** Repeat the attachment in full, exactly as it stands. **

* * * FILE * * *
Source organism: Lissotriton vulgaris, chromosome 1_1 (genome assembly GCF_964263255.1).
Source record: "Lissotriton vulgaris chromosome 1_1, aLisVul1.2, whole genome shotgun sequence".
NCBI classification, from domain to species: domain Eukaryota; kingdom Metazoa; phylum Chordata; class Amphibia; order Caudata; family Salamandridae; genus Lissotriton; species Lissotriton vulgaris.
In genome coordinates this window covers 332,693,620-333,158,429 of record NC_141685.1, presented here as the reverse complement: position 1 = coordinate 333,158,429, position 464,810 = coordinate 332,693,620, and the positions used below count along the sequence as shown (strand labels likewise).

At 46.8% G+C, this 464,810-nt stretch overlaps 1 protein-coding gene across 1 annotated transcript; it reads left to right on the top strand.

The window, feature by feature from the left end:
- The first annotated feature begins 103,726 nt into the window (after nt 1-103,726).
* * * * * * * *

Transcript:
Source organism: Lissotriton vulgaris, chromosome 1_1 (genome assembly GCF_964263255.1).
Source record: "Lissotriton vulgaris chromosome 1_1, aLisVul1.2, whole genome shotgun sequence".
NCBI classification, from domain to species: domain Eukaryota; kingdom Metazoa; phylum Chordata; class Amphibia; order Caudata; family Salamandridae; genus Lissotriton; species Lissotriton vulgaris.
In genome coordinates this window covers 332,693,620-333,158,429 of record NC_141685.1, presented here as the reverse complement: position 1 = coordinate 333,158,429, position 464,810 = coordinate 332,693,620, and the positions used below count along the sequence as shown (strand labels likewise).

At 46.8% G+C, this 464,810-nt stretch overlaps 1 protein-coding gene across 1 annotated transcript; it reads left to right on the top strand.

The window, feature by feature from the left end:
- The first annotated feature begins 103,726 nt into the window (after nt 1-103,726).